I had never kissed a boy before, and I wasn’t too excited about the idea of joining the “girls who have kissed a boy” club. I was still nervous and, frankly, borderline panicked. So when I saw his face coming toward mine, I did the only thing I could think of. I started to cry.
Middle school boys are not known for their capacity for handling big emotions. Middle school girls, however, are chock-full of emotions and ready to explode with them at the drop of a hat. And this was much more than a hat. It was like that baseball at the beginning of the Major League movies that is wearing a hat and whizzes across the frame looking like it will jump off the screen and slam you in the face. Feeling like I was about to be struck in the face, not by a sloppy middle school first kiss, but by the actual hat-wearing baseball, immediately brought tears to my eyes. Then a new kind of panic overtook both of us when we simultaneously realized I was full-blown crying. Note: It is not good for anyone’s self-esteem when the person they are trying to kiss starts to cry. I realized very quickly that my self-preservation mode had crushed this poor kid and I needed a new plan to try and save us both. Next came something I’m not proud of.
I lied. I used the fact that my beloved grandmother was in the hospital and not doing well as a scapegoat. Again, I’m not proud of it. But I needed some sort of explanation to get us out of the mess and “I’m so sorry! I went to see my grandma at the hospital this morning and she’s not doing very well, and I’m just sad about it. I’m so sorry!” sounded way better in my stupid eighth grade brain than, “The idea of kissing you terrifies me so please keep your face away from mine.” Honestly, there was no good way to get out of this scenario. Twenty-five years later, I still don’t think I could come up with anything better. Except that now, what I do know, is that better would have been listening to myself from the beginning. A better plan would have been having the courage to say, “I’m not ready for all of this even though all my friends tell me I am” and not agreeing to the ill-fated date in the first place.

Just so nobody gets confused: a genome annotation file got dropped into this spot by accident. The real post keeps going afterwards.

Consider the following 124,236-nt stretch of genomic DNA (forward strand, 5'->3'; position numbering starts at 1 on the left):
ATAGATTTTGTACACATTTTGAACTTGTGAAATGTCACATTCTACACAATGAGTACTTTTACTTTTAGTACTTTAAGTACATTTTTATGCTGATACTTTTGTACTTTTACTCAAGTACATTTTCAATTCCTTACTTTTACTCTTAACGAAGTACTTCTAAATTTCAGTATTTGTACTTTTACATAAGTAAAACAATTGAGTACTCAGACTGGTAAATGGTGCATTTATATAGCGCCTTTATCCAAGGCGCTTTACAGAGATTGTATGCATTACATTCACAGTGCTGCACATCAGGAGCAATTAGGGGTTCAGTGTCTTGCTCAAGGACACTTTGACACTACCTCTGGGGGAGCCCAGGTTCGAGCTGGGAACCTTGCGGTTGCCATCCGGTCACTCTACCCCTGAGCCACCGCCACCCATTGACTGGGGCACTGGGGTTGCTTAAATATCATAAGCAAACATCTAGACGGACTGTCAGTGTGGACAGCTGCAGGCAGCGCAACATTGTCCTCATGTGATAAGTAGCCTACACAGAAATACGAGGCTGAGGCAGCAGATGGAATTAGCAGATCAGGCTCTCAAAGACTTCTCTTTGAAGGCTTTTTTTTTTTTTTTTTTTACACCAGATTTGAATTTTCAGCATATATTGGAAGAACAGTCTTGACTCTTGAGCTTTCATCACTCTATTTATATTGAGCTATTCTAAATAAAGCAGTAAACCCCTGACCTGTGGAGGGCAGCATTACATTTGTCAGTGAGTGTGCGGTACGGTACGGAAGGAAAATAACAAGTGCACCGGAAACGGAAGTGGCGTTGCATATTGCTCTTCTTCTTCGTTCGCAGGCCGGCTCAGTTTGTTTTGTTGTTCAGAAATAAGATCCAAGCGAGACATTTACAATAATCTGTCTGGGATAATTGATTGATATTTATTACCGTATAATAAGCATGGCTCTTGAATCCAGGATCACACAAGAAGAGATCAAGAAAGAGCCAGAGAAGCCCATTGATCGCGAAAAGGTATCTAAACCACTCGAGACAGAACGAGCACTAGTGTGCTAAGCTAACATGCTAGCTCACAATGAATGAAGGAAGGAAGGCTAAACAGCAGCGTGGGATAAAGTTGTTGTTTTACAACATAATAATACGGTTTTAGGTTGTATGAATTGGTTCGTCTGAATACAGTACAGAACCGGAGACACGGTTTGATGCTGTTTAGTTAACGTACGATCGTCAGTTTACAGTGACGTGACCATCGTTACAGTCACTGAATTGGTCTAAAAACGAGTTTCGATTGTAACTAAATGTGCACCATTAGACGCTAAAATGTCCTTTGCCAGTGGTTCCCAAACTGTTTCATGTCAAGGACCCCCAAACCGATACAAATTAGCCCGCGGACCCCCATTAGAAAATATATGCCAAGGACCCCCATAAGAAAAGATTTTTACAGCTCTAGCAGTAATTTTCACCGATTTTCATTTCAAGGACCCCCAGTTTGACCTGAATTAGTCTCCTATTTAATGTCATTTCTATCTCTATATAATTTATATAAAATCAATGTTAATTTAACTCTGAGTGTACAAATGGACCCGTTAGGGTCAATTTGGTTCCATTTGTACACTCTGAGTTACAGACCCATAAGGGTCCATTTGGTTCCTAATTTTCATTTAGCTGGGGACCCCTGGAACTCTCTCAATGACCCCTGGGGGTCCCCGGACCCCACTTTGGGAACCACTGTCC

When you are young, it’s easy to believe that everyone who is telling you what you should do is right, so you doubt your own instincts. If I could go back and tell my younger self anything, I would grab my shoulders and look square into my eyes and say, “Meghan your instincts are good. Follow them!” I am a firm believer that our world would be a very different place if we encouraged kids to develop and follow their instincts instead of writing out a detailed five-year plan. Maybe it would keep them from crying in movie theaters at thirteen-years-old in front of the terrified face of another thirteen-year-old.
Lesson learned: I should not make decisions based on anyone’s timeline but my own.